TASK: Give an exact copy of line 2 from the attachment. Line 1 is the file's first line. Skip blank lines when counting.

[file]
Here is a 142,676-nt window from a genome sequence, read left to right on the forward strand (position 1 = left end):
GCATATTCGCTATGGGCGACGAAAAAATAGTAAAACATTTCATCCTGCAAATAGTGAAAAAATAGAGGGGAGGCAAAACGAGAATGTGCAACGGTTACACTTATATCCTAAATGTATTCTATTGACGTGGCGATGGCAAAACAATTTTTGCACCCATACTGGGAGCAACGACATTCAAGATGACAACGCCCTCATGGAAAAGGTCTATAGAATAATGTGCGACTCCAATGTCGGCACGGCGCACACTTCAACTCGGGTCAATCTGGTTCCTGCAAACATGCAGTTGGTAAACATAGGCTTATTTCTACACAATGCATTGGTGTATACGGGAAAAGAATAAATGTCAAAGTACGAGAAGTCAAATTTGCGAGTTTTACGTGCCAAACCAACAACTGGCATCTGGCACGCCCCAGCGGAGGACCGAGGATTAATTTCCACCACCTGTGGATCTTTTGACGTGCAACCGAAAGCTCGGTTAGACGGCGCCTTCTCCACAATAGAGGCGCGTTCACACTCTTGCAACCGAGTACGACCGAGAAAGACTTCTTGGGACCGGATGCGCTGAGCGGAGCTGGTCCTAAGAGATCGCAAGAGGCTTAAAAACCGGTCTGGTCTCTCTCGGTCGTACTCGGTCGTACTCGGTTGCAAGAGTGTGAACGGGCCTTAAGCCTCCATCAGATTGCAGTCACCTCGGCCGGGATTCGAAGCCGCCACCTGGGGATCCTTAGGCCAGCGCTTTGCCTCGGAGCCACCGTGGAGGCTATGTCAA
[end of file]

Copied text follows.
GCATATTCGCTATGGGCGACGAAAAAATAGTAAAACATTTCATCCTGCAAATAGTGAAAAAATAGAGGGGAGGCAAAACGAGAATGTGCAACGGTTACACTTATATCCTAAATGTATTCTATTGACGTGGCGATGGCAAAACAATTTTTGCACCCATACTGGGAGCAACGACATTCAAGATGACAACGCCCTCATGGAAAAGGTCTATAGAATAATGTGCGACTCCAATGTCGGCACGGCGCACACTTCAACTCGGGTCAATCTGGTTCCTGCAAACATGCAGTTGGTAAACATAGGCTTATTTCTACACAATGCATTGGTGTATACGGGAAAAGAATAAATGTCAAAGTACGAGAAGTCAAATTTGCGAGTTTTACGTGCCAAACCAACAACTGGCATCTGGCACGCCCCAGCGGAGGACCGAGGATTAATTTCCACCACCTGTGGATCTTTTGACGTGCAACCGAAAGCTCGGTTAGACGGCGCCTTCTCCACAATAGAGGCGCGTTCACACTCTTGCAACCGAGTACGACCGAGAAAGACTTCTTGGGACCGGATGCGCTGAGCGGAGCTGGTCCTAAGAGATCGCAAGAGGCTTAAAAACCGGTCTGGTCTCTCTCGGTCGTACTCGGTCGTACTCGGTTGCAAGAGTGTGAACGGGCCTTAAGCCTCCATCAGATTGCAGTCACCTCGGCCGGGATTCGAAGCCGCCACCTGGGGATCCTTAGGCCAGCGCTTTGCCTCGGAGCCACCGTGGAGGCTATGTCAA